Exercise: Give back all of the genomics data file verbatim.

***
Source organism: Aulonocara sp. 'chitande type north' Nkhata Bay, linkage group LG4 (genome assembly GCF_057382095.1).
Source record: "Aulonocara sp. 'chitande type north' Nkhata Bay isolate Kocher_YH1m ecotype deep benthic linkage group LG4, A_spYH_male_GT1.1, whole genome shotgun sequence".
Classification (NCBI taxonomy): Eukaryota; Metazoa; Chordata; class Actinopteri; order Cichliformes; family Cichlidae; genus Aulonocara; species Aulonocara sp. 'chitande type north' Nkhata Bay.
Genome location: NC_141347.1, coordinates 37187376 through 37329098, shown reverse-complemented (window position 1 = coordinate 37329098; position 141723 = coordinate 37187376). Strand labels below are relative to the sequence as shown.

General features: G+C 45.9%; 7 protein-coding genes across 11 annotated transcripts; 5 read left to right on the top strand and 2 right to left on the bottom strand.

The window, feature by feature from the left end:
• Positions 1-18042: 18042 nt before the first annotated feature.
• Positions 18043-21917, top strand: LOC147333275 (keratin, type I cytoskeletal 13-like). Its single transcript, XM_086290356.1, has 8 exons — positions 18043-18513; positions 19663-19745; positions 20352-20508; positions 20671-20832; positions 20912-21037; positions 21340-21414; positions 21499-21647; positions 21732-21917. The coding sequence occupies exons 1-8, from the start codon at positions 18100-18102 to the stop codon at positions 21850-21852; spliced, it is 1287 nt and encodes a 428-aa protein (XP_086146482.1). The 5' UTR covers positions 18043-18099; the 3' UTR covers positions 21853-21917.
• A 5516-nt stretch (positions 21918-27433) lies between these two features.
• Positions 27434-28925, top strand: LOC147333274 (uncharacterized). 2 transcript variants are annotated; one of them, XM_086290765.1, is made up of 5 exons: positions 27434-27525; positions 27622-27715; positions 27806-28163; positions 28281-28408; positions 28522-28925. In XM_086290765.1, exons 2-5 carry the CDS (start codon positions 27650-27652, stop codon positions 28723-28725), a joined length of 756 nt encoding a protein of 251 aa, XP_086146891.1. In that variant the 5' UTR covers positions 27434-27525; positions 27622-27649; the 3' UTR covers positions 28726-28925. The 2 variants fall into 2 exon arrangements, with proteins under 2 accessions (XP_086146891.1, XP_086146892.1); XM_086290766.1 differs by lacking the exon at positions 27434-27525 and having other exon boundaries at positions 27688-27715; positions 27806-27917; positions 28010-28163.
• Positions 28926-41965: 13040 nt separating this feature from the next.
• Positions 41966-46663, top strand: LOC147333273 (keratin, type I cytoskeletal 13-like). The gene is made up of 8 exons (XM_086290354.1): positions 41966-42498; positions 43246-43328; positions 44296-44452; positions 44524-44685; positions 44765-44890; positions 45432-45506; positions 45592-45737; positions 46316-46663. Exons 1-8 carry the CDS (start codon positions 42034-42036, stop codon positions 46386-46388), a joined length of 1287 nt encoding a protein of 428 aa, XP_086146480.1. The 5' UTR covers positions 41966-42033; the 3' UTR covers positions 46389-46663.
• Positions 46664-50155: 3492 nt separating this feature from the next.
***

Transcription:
Source organism: Aulonocara sp. 'chitande type north' Nkhata Bay, linkage group LG4 (genome assembly GCF_057382095.1).
Source record: "Aulonocara sp. 'chitande type north' Nkhata Bay isolate Kocher_YH1m ecotype deep benthic linkage group LG4, A_spYH_male_GT1.1, whole genome shotgun sequence".
Classification (NCBI taxonomy): Eukaryota; Metazoa; Chordata; class Actinopteri; order Cichliformes; family Cichlidae; genus Aulonocara; species Aulonocara sp. 'chitande type north' Nkhata Bay.
Genome location: NC_141347.1, coordinates 37187376 through 37329098, shown reverse-complemented (window position 1 = coordinate 37329098; position 141723 = coordinate 37187376). Strand labels below are relative to the sequence as shown.

General features: G+C 45.9%; 7 protein-coding genes across 11 annotated transcripts; 5 read left to right on the top strand and 2 right to left on the bottom strand.

The window, feature by feature from the left end:
• Positions 1-18042: 18042 nt before the first annotated feature.
• Positions 18043-21917, top strand: LOC147333275 (keratin, type I cytoskeletal 13-like). Its single transcript, XM_086290356.1, has 8 exons — positions 18043-18513; positions 19663-19745; positions 20352-20508; positions 20671-20832; positions 20912-21037; positions 21340-21414; positions 21499-21647; positions 21732-21917. The coding sequence occupies exons 1-8, from the start codon at positions 18100-18102 to the stop codon at positions 21850-21852; spliced, it is 1287 nt and encodes a 428-aa protein (XP_086146482.1). The 5' UTR covers positions 18043-18099; the 3' UTR covers positions 21853-21917.
• A 5516-nt stretch (positions 21918-27433) lies between these two features.
• Positions 27434-28925, top strand: LOC147333274 (uncharacterized). 2 transcript variants are annotated; one of them, XM_086290765.1, is made up of 5 exons: positions 27434-27525; positions 27622-27715; positions 27806-28163; positions 28281-28408; positions 28522-28925. In XM_086290765.1, exons 2-5 carry the CDS (start codon positions 27650-27652, stop codon positions 28723-28725), a joined length of 756 nt encoding a protein of 251 aa, XP_086146891.1. In that variant the 5' UTR covers positions 27434-27525; positions 27622-27649; the 3' UTR covers positions 28726-28925. The 2 variants fall into 2 exon arrangements, with proteins under 2 accessions (XP_086146891.1, XP_086146892.1); XM_086290766.1 differs by lacking the exon at positions 27434-27525 and having other exon boundaries at positions 27688-27715; positions 27806-27917; positions 28010-28163.
• Positions 28926-41965: 13040 nt separating this feature from the next.
• Positions 41966-46663, top strand: LOC147333273 (keratin, type I cytoskeletal 13-like). The gene is made up of 8 exons (XM_086290354.1): positions 41966-42498; positions 43246-43328; positions 44296-44452; positions 44524-44685; positions 44765-44890; positions 45432-45506; positions 45592-45737; positions 46316-46663. Exons 1-8 carry the CDS (start codon positions 42034-42036, stop codon positions 46386-46388), a joined length of 1287 nt encoding a protein of 428 aa, XP_086146480.1. The 5' UTR covers positions 41966-42033; the 3' UTR covers positions 46389-46663.
• Positions 46664-50155: 3492 nt separating this feature from the next.